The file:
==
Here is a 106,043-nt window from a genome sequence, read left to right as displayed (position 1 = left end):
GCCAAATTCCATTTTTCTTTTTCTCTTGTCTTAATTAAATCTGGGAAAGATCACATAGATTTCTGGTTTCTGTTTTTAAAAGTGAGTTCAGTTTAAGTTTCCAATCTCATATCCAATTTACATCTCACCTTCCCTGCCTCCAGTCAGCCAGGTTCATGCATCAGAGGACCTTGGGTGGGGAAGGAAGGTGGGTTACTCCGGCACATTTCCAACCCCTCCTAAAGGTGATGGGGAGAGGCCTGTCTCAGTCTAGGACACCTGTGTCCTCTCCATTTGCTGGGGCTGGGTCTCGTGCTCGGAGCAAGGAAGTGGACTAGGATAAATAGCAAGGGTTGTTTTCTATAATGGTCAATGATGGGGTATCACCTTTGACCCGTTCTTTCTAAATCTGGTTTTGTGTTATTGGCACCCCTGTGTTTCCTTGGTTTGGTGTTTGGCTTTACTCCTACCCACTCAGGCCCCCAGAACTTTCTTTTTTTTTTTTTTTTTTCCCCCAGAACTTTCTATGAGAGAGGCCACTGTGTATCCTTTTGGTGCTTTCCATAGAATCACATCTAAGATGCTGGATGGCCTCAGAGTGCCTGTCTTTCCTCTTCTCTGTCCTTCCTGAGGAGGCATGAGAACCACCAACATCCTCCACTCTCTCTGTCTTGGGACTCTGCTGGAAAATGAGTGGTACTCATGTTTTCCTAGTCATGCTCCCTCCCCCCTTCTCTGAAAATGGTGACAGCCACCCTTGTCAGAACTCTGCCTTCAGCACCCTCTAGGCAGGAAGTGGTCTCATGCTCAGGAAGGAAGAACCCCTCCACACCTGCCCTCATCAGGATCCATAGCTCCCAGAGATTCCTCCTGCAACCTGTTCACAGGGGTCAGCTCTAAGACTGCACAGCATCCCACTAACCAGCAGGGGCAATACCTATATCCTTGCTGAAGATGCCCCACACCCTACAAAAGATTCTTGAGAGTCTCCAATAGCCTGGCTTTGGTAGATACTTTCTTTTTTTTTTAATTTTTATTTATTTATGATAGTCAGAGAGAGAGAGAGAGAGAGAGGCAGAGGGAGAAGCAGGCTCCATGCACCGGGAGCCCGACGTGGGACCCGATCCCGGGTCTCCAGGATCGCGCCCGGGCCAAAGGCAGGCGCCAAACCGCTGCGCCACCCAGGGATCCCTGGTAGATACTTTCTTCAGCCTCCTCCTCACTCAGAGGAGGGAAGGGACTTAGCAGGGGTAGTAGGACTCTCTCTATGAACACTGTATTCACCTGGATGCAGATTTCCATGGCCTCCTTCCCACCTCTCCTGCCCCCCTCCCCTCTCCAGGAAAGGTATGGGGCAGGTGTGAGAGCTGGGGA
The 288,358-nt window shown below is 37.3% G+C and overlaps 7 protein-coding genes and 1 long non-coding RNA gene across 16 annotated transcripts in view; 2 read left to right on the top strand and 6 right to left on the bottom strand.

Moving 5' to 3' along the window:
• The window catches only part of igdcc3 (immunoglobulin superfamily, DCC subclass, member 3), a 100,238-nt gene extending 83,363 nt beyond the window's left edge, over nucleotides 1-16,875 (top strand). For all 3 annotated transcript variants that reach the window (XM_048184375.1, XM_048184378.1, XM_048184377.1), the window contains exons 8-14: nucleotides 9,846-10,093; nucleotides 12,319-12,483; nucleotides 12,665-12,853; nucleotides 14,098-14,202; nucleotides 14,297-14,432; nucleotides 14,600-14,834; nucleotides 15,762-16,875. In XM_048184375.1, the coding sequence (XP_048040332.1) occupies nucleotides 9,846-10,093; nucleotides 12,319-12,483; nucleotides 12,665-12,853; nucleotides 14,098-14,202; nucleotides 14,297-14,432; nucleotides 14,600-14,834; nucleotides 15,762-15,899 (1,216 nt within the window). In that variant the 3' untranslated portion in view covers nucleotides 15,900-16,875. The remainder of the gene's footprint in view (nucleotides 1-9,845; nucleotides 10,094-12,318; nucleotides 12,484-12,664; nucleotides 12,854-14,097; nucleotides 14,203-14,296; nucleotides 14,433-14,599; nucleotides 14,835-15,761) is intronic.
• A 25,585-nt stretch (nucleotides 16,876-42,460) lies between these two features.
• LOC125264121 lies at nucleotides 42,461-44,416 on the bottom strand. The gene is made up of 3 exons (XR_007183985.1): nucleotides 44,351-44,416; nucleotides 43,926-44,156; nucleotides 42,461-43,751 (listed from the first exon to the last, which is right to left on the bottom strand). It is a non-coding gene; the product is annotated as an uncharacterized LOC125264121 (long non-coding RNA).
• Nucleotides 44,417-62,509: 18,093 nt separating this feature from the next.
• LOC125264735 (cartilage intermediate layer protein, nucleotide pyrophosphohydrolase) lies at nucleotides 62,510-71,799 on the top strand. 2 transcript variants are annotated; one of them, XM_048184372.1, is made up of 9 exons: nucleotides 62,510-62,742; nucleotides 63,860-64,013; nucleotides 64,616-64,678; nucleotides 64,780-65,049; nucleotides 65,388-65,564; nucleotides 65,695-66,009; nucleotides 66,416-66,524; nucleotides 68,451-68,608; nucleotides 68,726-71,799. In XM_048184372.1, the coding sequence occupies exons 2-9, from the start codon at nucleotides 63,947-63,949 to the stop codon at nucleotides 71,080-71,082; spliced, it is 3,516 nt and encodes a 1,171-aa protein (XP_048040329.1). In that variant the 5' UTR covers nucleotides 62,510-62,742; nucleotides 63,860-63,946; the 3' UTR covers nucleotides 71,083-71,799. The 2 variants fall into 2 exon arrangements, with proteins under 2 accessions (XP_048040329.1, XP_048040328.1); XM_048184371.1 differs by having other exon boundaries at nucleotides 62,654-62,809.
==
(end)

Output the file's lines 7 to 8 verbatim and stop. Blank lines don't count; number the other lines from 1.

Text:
• LOC125264121 lies at nucleotides 42,461-44,416 on the bottom strand. The gene is made up of 3 exons (XR_007183985.1): nucleotides 44,351-44,416; nucleotides 43,926-44,156; nucleotides 42,461-43,751 (listed from the first exon to the last, which is right to left on the bottom strand). It is a non-coding gene; the product is annotated as an uncharacterized LOC125264121 (long non-coding RNA).
• Nucleotides 44,417-62,509: 18,093 nt separating this feature from the next.